Yeah, I screwed that up when I had the game set up. The default reminder for deadlines is 4 hours, which really is not enough when you consider that sometimes deadlines fall in the middle of the night. I meant to have it set to at least 8 hours, but couldn't change it after the game was set up. Next time!
 
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Robert Martin
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fendwick wrote:
On a related note, France's was also the propaganda machine behind the erratically-released 'The Troubled Times' publication, which I had meant specifically as a tool to corrode others' faith in their potential allies while distracting attention from whatever France happened to be doing. I'd be curious to hear what effect it may have had, if any, since I didn't notice anything much.


I really enjoyed reading these. They added a nice touch of humor and atmosphere to the game. As for the propaganda aspect, I never could guess which country authored them. I don't know if that means the propaganda was successful or not, but it definitely added to the experience!

For my part, I authored the "words of wisdom" and also the "special dispatch" about Italy going sunbathing in Tunisia. The words of wisdom are, of course, from Ben Franklin's Poor Richard's Almanac. There are an amazing number of quotes in there that have great meaning in a game like Diplomacy. I tried to choose quotes that were relevant to the year and also would potentially influence the game in subtle ways to my advantage. The special dispatch was just a fun poke at Italy for missing his deadline (not that I can talk) and also to stir up a bit more trouble between Austria and Italy.
 
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Flannel Golem
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I must admit I was surprised (and relieved!) at Russia's offer of a lifeline to me just after Germany had broken across France's 'unassailable' Maginot in 1906 -- those were dark times for me indeed! I suspected he was stringing me along, confident that Germany would ravage my home SCs and was perhaps even fishing for what my defensive plans would be for the following season in order to pass the info on to Germany. Add to that I truly believed Russia best-placed at that moment to eventually take control of the world! But, R was the lynchpin of Germany's defense in the north, against whom I could otherwise make no progress, so I decided honestly to give it a go (I'm always honestly enthusiastic and well-intentioned when agreeing to a plan, God help me! It's only later that those poisonous voices in my head start whispering to me in my sleep! sauron In fact, Geoff: I remember waking up in a cold sweat the morning the Fall1901 moves were to come out, convinced G and E were plotting against me and G would support E into BEL...!). I made my best attempt to respectfully convince Italy to assist Russia in his Balkan endeavors: received I's ready confirmation on the one move but impassive silence on the other. So I did what any self-respecting politician would do: put the best possible face on it all, and hoped for the best!
To my relief, not only did G then turn against his erstwhile ally (not that I hadn't been strongly encouraging that course of action, I must admit!), but T too joined in the fray, putting an end to Russia's dangerously seductive social experiment with benevolent dictatorship! robot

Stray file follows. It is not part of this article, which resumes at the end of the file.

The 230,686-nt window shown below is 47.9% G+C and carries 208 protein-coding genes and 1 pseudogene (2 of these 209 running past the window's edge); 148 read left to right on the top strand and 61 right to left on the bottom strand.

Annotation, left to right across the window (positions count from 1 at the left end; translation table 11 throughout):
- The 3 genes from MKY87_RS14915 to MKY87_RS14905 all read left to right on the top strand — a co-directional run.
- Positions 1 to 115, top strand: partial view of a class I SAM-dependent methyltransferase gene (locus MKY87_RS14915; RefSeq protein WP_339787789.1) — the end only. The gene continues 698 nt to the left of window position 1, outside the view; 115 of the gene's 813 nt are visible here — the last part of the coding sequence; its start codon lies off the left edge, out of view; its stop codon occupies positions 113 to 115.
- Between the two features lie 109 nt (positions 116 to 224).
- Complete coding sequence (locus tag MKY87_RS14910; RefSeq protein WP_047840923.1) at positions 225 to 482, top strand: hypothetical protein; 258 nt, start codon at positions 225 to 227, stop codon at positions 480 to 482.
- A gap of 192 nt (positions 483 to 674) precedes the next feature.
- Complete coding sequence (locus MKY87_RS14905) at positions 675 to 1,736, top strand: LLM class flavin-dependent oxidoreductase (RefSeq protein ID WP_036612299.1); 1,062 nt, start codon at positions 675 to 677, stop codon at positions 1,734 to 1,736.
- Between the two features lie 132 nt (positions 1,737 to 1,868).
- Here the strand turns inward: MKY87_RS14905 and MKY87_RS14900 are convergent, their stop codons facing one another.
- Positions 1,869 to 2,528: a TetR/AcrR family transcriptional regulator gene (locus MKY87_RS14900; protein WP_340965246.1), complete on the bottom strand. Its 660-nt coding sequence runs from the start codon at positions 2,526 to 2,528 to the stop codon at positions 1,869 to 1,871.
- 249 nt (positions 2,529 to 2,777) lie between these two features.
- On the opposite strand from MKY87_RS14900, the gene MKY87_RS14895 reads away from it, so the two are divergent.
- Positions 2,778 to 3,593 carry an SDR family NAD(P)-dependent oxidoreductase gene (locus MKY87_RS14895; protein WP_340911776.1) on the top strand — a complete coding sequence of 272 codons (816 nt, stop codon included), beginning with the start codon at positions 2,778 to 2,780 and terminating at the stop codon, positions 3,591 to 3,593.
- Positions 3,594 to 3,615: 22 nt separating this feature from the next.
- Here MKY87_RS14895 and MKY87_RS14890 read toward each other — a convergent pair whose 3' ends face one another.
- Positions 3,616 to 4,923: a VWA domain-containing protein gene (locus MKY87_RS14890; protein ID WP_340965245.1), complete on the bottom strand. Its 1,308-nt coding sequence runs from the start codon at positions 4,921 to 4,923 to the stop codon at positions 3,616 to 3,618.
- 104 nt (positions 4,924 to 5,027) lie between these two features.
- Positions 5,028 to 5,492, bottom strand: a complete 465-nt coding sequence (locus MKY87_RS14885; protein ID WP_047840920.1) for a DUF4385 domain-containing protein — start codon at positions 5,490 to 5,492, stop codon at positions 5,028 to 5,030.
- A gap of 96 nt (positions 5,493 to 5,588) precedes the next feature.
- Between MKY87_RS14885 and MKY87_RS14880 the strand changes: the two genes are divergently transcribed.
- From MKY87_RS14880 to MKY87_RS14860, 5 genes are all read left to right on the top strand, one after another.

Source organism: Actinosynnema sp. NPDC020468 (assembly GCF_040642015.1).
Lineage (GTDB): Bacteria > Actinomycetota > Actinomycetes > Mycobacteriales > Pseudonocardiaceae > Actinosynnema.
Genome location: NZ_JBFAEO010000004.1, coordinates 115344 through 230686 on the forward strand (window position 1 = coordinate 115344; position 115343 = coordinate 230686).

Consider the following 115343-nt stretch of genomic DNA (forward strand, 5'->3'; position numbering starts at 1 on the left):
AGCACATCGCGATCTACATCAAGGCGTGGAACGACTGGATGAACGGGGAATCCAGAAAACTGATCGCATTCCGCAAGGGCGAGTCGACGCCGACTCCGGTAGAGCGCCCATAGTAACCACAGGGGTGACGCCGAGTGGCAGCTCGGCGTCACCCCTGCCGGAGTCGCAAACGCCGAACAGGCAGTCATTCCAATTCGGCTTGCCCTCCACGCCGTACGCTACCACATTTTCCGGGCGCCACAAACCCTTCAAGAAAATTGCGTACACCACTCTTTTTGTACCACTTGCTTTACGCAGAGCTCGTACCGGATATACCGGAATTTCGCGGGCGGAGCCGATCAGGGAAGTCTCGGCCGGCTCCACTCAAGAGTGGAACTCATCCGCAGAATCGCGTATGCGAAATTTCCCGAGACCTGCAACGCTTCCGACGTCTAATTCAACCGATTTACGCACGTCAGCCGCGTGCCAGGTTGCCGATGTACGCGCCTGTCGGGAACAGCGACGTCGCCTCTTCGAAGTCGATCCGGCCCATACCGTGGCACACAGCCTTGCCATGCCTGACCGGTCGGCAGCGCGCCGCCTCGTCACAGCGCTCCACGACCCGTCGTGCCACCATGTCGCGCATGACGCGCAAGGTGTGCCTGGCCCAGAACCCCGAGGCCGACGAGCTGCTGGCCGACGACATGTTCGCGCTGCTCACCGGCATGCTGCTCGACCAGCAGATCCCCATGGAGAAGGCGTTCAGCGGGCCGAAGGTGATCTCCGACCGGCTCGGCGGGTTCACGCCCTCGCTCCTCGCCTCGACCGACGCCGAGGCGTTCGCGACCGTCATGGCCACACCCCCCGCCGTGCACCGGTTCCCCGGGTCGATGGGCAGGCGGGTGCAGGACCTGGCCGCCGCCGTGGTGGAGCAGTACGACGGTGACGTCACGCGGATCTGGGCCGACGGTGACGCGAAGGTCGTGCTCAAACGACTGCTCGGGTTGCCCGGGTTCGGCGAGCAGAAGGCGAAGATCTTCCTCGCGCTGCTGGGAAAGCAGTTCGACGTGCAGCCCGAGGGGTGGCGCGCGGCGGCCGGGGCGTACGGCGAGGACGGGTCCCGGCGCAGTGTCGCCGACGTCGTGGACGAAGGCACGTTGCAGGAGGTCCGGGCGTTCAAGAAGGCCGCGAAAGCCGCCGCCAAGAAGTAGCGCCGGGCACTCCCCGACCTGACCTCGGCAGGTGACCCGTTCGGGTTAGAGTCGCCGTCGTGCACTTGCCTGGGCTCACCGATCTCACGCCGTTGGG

robartin wrote:

As for the propaganda aspect, I never could guess which country authored them.


Yeah, I tried to take advantage of the fact a non-native English speaker was playing by sprinkling them with spelling errors and English spellings to turn suspicions in his direction. But it got difficult trying to come up with something funny or even interesting to say on such a regular basis -- and besides I was afraid my own voice was starting to bleed through, identifying me to Germany to whom I had most often written -- so when I missed sending one out right about the time Austria disappeared, I figured its purpose had been well-enough served and let it go.
 
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Geoffrey Engelstein
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Well, Russia had me fooled... As I said in my earlier post, I thought to the end of the game that it was a mistake, and not that Russia had stabbed me.

So that part was well-played, but I'm still not sure what the 'grand plan' was -- it seemed that encouraging Germany in the west could only help Russia while the Balkan situation got straightened out...

Geoff
 
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Geoffrey Engelstein
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By the way fendwick, I did actually receive your 'email of doom' after you stabbed me and threatened me with annihilation if I didn't do all the ridiculous things you said.

I crafted many responses, but none of them left any diplomatic wriggle room in case the situation changed, so I decided to pull a Jack Kennedy and just ignore the message and pretend I never got it...

Geoff
 
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engelstein wrote:
By the way fendwick, I did actually receive your 'email of doom' after you stabbed me and threatened me with annihilation if I didn't do all the ridiculous things you said.

I crafted many responses, but none of them left any diplomatic wriggle room in case the situation changed, so I decided to pull a Jack Kennedy and just ignore the message and pretend I never got it...

Geoff


Oh, I knew!
 
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Robert Martin
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Jocab wrote:
I had the honor of playing the power of Turkey, and as the only non-american player, i guess most you you have guessed.


You had me fooled!